There is a popular notion (even from those who play the game) that Star Wars The Old Republic is a linear game. As I’ve gotten more and more in to the game I’ve realized that this might be one of the least linear leveling MMOs I’ve seen in quite some time. Don’t get me wrong: this is a theme park experience that is very well guided and on first blush feels extremely linear. But its the modes of play that Bioware gives you really give it a non-linear feel.
My wife and I are both playing the game. As of this writing she’s 27 and I am 31. She is actually FURTHER AHEAD of the story than I am. How is that possible? A wide variety of ways to progress in the game. The viable major modes of play are:
- Story / PVE quest leveling
- Heroic Quests
- Space combat
I and I imagine most people spend most time in the Story / PVE quest leveling game but there is a lot of playability and progression to be found in the other modes as well.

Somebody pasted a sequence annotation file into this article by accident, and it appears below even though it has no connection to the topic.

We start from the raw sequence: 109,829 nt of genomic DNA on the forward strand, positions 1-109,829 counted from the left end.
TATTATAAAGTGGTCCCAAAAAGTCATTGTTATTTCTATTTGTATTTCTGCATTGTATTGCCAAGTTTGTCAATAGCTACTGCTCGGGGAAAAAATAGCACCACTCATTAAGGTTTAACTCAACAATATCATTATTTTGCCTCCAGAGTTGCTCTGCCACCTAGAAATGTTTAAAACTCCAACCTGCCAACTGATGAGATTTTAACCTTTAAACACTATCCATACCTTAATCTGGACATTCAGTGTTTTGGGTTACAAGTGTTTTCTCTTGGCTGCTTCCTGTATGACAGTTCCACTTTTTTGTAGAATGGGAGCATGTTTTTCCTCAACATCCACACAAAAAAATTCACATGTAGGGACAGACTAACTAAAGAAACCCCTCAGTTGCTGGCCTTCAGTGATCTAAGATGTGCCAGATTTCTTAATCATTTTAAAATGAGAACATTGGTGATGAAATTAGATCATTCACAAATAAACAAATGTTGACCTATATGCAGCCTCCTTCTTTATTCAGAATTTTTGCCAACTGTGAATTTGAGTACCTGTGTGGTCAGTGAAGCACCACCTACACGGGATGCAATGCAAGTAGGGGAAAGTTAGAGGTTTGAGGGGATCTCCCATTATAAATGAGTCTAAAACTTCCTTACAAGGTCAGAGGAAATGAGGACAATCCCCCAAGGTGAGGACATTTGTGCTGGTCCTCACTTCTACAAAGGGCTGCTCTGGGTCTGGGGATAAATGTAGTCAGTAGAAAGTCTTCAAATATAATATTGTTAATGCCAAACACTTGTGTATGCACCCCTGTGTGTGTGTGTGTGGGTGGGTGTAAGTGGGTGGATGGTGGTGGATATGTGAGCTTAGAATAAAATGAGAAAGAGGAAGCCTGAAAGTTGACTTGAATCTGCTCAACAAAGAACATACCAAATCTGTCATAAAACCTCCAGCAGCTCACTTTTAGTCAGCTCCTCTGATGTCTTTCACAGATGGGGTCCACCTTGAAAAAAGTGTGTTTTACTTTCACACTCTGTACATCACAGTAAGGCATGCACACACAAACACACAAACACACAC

Flashpoints and Warzones are staples in most MMOs these days. Flashpoints are your usual dungeons and Warzones are your instanced PVP battlegrounds. Bioware has however managed to add spice to both of these game play modes. In Flashpoints every 10 levels you encounter a major story driven dungeon. You really can’t call these dungeons in the traditional sense because it would be selling the Flashpoint concept short. There is some great and engaging story content built in to these dungeons and it is a lot of fun to play with people to see how they respond to conversation options and how dynamically the Flashpoint story comes together. Don’t get me wrong. This is only every 10 levels (on the Republic side it is the Esseles and Taval V I’ve encountered so far that are this more dynamic and story driven format), the rest of the dungeons very much play like your usual MMO setup, I find it enjoyable but I know some people will point and decry “das clone”, but whatever.